Replicas Old And New

FE78883B-F1FA-413E-BBBC-A5A5DEA2D07C-n8iu6ootct.jpeg I just got got two new replicas. One, the Mercuriceratops, above, depicts a mid Campanian ceratopsian. The blue color may be unrealistic, but it is noteworthy that Mercuriceratops appears typical of taxa in which display was emphasized. The skull was highly ornamented. The lateral projections do not appear in crown members of the clade. You can read more about it in my blog The End of Frills.


My new Torosaurus toy, above, depicts a late surviving, but apparently not latest Maastrichtian ceratopsian. Torosaurus may seem as well armed as Triceratops, but retains some of the earlier emphasis on display. The frill is hypertrophied and fenestrated, suggesting the dinosaur had not eschewed “frills” to the same degree as the more successful T. horridus or T. prorsus.


I thought I’d include this new pic of Carcharodontosaurus attacking Spinosaurus. It may have been a fairly common event in Africa during the Cenomanian.

So... what do you think? Please leave me a comment.


  • JMD: Those are sure some long horns on the Torosaurus!
  • starman: Right. It may not have fared as well as Triceratops but it sure outlasted Pachyrhinosaurus (no orbital horns).
  • Migatte: I genuinely find it hard to believe that C. saharicus would regularly attack S. aegyptiacus in Cenomanian Bahariya, as Spinosaurus was too large, being the largest theropod as of February 4, 2018.
  • starman: Well I’d assume Carcharodontosaurus evolved giant size to deal with the enormous potential prey of its environment, not just Spinosaurus but Paralititan.
    It is likely, though, as Hone opined, that theropods like modern predators, tended to go after easier juvenile quarry whenever possible.
  • Migatte: We see predators eating smaller predators all the time, and while C. saharicus is (in my opinion) the second largest theropod, S. aegyptiacus was considerably larger, which might stop the carcharodontosaurine to attack, as the larger body mass of S. aegyptiacus would allow it to be stronger.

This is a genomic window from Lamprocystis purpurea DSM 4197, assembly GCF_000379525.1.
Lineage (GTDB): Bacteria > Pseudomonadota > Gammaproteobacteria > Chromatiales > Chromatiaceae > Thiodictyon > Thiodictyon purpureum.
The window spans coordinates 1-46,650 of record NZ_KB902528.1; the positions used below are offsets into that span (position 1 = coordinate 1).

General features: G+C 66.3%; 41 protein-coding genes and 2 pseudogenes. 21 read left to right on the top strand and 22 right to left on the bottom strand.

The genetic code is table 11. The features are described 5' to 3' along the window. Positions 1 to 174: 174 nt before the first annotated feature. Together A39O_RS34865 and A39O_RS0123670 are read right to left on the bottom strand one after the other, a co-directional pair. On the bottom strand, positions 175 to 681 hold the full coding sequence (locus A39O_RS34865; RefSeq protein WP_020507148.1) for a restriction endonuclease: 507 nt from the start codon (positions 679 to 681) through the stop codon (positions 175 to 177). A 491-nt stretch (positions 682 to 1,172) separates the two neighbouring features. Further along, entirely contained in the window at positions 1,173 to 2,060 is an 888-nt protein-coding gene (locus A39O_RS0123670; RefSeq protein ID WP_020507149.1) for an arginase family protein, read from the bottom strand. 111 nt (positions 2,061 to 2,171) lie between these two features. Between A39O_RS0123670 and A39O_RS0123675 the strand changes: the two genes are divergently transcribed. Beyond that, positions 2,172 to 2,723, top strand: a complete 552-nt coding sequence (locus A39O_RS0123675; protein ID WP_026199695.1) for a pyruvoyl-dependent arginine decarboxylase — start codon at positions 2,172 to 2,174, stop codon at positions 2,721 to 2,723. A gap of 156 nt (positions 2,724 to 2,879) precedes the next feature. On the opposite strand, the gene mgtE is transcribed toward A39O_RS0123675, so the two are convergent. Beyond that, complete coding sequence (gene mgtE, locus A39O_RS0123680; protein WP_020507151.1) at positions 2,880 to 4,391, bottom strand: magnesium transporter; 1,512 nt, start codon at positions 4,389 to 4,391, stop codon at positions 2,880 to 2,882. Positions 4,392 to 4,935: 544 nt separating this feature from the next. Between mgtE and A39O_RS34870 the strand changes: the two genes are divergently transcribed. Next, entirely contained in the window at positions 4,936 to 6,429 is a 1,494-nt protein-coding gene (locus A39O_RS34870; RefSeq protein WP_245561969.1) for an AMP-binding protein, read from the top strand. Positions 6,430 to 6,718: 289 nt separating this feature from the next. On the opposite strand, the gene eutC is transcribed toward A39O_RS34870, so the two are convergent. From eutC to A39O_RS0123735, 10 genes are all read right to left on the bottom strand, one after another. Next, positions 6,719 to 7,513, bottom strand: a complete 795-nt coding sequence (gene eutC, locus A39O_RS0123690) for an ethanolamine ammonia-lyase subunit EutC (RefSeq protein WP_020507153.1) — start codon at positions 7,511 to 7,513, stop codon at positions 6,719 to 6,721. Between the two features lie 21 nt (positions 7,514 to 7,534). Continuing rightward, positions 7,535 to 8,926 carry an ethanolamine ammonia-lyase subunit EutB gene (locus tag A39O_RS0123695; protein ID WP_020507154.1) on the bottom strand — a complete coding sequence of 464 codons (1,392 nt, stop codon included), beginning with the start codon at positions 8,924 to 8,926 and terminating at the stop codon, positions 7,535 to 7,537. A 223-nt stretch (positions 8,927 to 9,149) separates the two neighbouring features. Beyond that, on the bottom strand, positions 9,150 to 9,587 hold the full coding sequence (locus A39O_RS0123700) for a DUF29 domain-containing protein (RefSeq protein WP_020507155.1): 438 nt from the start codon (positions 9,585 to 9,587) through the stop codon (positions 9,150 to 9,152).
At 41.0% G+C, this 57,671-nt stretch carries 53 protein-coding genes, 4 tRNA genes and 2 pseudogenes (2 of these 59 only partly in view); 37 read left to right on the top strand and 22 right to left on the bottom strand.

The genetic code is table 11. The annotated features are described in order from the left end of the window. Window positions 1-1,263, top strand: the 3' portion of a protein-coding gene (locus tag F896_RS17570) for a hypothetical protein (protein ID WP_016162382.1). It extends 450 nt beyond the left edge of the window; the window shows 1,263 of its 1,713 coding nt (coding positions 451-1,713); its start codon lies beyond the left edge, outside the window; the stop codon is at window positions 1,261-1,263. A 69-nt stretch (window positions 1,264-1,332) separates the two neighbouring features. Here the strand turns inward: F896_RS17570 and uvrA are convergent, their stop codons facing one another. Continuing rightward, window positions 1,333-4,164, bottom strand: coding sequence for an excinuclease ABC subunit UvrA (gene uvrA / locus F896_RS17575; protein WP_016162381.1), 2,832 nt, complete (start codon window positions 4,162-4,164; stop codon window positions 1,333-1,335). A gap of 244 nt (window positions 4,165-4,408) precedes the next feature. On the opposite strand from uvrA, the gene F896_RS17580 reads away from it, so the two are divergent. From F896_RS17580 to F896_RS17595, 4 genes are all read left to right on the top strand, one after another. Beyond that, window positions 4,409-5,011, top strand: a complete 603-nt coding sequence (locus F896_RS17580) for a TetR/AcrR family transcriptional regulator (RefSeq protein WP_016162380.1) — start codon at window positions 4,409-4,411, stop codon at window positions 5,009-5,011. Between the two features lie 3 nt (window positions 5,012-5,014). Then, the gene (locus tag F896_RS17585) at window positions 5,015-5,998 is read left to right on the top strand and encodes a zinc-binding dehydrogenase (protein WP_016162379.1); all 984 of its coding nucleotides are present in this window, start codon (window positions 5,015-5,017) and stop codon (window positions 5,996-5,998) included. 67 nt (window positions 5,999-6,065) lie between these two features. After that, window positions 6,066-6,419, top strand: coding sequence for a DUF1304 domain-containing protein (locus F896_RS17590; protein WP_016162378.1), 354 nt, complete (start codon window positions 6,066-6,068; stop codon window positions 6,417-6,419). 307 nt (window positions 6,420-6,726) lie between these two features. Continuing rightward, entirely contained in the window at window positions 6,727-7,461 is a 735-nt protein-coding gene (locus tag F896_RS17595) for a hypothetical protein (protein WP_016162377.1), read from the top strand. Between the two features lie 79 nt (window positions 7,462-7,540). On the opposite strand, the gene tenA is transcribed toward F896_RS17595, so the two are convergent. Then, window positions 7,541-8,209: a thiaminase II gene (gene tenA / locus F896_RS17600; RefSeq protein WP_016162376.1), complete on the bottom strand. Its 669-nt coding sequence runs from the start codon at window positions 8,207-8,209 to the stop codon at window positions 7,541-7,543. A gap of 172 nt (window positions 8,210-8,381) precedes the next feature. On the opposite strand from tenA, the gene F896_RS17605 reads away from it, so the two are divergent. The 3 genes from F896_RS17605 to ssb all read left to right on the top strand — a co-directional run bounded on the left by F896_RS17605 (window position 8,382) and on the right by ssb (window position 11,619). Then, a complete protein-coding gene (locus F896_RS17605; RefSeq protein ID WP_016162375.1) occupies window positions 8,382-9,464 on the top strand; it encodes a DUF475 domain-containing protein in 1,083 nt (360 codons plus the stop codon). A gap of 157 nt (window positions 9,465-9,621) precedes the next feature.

• starman:

    Big theropods might’ve hunted in groups, and there’s evidence for audacity. Stegosaurus was obviously dangerous yet we have proof Allosaurus fought it, and presumably, as a predator, initiated the fights. Likewise, Triceratops was dangerous yet T. rex went after it. I always assumed the largest theropods evolved their sizes to enable them to take on large prey, including sauropods. There’s an apparent correlation between the evolution of predatory giants and giant herbivores—Giganotosaurus and Andesaurus, Mapusaurus and Argentinosaurus, Carcharodontosaurus and Paralititan, Acrocanthosaurus and Sauroposeidon etc. I don’t think that was an accident; I’ve felt it safe to assume an ecological association.

  • Vale: Thanks for sharing these! What do scientists use to predict the color of the dinosaurs? I remember reading about melanosomoes, but were these present in all dinosaurs?
  • Carnoferox: I did a blog on dinosaur melanosomes over a year ago.
  • Vale: Thanks for posting the link Carnoferox!
  • Migatte: The coevolution of sauropods and theropods is interesting, I may have to do a blog on it!
  • starman: In previous blogs of mine, I noted evidence for theropod-sauropod co-evolution since the mid Jurassic.

Add Your Own Comment:

By clicking 'Submit' you agree to the Site Terms
By entering this site you declare you read and agreed to its Terms, Rules & Privacy and you understand that your use of the site's content is made at your own risk and responsibility. Copyright © 2006 - 2018 Dinosaur Home